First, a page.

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The vote to name the pedestrian overpass...
By Kathianne Boniello
Community Board 11 voted by a large margin Tuesday to support naming a Bayside pedestrian bridge over the Clearview Expressway at 46th Avenue in memory of a boy who was killed on his bike there in August.
The vote to name the pedestrian overpass Christophers Crossing did not come without argument, however. Some board members continued to back an effort to name the bridge for both Christopher Scott, 11, who was killed last year, and John Shim, 10, who died in 1994 at the same spot after being hit by a car.
During the monthly meeting at MS 158, CB 11 also held public hearings on two separate group homes for developmentally disabled adults that are slated to open in Bayside.
CB 11 includes the communities of Bayside, Little Neck, Douglaston, Oakland Gardens, Hollis Hills, and Auburndale.
At the groups Feb. 5 meeting, a public hearing was held on the issues of naming the pedestrian bridge, but the board did not vote because there were not enough members present. The board did not hold a public hearing this week but did decide the issue.
After board member Loretta Napier, who is Christopher Scotts grandmother, made the motion to name the pedestrian overpass Christophers Crossing, CB 11 Vice Chairman Jack Como proposed an amendment to name the bridge the Christopher and John Crossing.
A number of residents attended CB 11s February public hearing to support naming the bridge Christophers Crossing.
Christopher was hit by a car and killed as he attempted to enter the Clearview Expressway service road at 46th Avenue from the pedestrian bridge while riding his bike. Since the accident the city Department of Transportation has made several changes to the site, such as a ban on bicycle riding, but has declined to install a traffic light or stop sign because of a low volume of traffic on the service road.
Como said naming the bridge for both children was a matter of fairness. While several board members seemed supportive of naming the pedestrian overpass for both kids, the amendment ultimately failed by a vote of 19-10.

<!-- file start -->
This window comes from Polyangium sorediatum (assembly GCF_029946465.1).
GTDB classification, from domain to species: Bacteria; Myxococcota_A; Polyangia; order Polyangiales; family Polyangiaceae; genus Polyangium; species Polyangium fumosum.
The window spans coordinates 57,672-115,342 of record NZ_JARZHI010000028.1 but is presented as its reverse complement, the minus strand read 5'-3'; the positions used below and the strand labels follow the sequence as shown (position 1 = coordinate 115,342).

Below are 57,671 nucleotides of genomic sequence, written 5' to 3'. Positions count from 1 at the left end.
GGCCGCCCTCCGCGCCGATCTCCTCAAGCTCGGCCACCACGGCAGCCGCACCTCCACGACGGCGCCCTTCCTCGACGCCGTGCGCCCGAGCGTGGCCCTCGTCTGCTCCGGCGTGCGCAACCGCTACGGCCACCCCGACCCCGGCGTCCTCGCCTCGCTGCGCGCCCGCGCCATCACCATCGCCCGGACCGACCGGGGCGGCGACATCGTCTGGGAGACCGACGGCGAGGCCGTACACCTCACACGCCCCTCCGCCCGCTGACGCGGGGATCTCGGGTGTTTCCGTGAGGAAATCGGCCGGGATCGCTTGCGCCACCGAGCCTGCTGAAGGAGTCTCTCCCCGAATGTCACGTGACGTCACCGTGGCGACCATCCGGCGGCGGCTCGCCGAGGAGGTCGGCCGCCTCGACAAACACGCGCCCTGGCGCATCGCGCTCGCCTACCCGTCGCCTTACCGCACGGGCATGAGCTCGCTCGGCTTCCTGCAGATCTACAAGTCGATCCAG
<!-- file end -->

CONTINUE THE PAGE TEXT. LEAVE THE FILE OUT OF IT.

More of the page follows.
After Comos amendment failed, the motion to name the bridge Christophers Crossing passed by 24-3.
The board also held two public hearings Tuesday night on a pair of group homes slated to open in Bayside. CB 11 holds public hearings on group home applications in accordance with state law, but the board follows its own policy and does not vote on them.
HeartShare Human Services of New York, a Brooklyn-based agency that operates 13 other group homes in Queens, bought a home at 56-51 214 St. in Bayside Hills for $372,000 and planned to make $115,000 to allow six developmentally disabled adults to move in.
Three men and three women with mild to moderate retardation were expected to occupy the home, HeartShare representatives said, and 24-hour supervision would be provided seven days a week.
While several residents spoke in favor of the HeartShare group home, Bayside Hills Civic Association President Jerry Iannece, who is a board member and city council candidate, said his group opposed the 214 Street house because of its small size.
We do not oppose these people in our neighborhood, he said. We believe there are more appropriate locations within the confines of Bayside Hills.
A separate group home on 40-03 204 St. operated by the Manhattan-based Association for the Help of Retarded Children, or AHRC, also drew little opposition. AHRC operates 13 group homes in Queens.
The AHRC residence would house four women and two men with mild mental retardation who would be supervised whenever they are home, Ellen Rosman, director of residential services for AHRC.
Reach reporter Kathianne Boniello by e-mail at Timesledgr@aol.com or call 229-0300, Ext. 146.
©2001 Community Newspaper Group
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